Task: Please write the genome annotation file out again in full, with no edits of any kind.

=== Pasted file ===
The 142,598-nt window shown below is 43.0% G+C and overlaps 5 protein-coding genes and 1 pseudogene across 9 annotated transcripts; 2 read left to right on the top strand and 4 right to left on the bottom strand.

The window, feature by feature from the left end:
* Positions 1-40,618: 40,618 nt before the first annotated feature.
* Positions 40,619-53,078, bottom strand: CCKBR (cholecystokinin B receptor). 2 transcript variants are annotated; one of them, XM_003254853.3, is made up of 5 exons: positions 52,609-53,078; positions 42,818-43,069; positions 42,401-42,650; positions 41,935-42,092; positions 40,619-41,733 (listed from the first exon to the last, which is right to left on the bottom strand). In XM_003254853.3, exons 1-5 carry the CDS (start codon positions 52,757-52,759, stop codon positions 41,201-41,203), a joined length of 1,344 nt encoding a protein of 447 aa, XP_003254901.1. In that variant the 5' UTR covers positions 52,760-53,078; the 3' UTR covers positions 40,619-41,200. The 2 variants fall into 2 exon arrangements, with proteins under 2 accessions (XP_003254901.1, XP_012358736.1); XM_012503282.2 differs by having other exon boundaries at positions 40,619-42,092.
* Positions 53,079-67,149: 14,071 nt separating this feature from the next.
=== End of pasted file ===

The 142,598-nt window shown below is 43.0% G+C and overlaps 5 protein-coding genes and 1 pseudogene across 9 annotated transcripts; 2 read left to right on the top strand and 4 right to left on the bottom strand.

The window, feature by feature from the left end:
* Positions 1-40,618: 40,618 nt before the first annotated feature.
* Positions 40,619-53,078, bottom strand: CCKBR (cholecystokinin B receptor). 2 transcript variants are annotated; one of them, XM_003254853.3, is made up of 5 exons: positions 52,609-53,078; positions 42,818-43,069; positions 42,401-42,650; positions 41,935-42,092; positions 40,619-41,733 (listed from the first exon to the last, which is right to left on the bottom strand). In XM_003254853.3, exons 1-5 carry the CDS (start codon positions 52,757-52,759, stop codon positions 41,201-41,203), a joined length of 1,344 nt encoding a protein of 447 aa, XP_003254901.1. In that variant the 5' UTR covers positions 52,760-53,078; the 3' UTR covers positions 40,619-41,200. The 2 variants fall into 2 exon arrangements, with proteins under 2 accessions (XP_003254901.1, XP_012358736.1); XM_012503282.2 differs by having other exon boundaries at positions 40,619-42,092.
* Positions 53,079-67,149: 14,071 nt separating this feature from the next.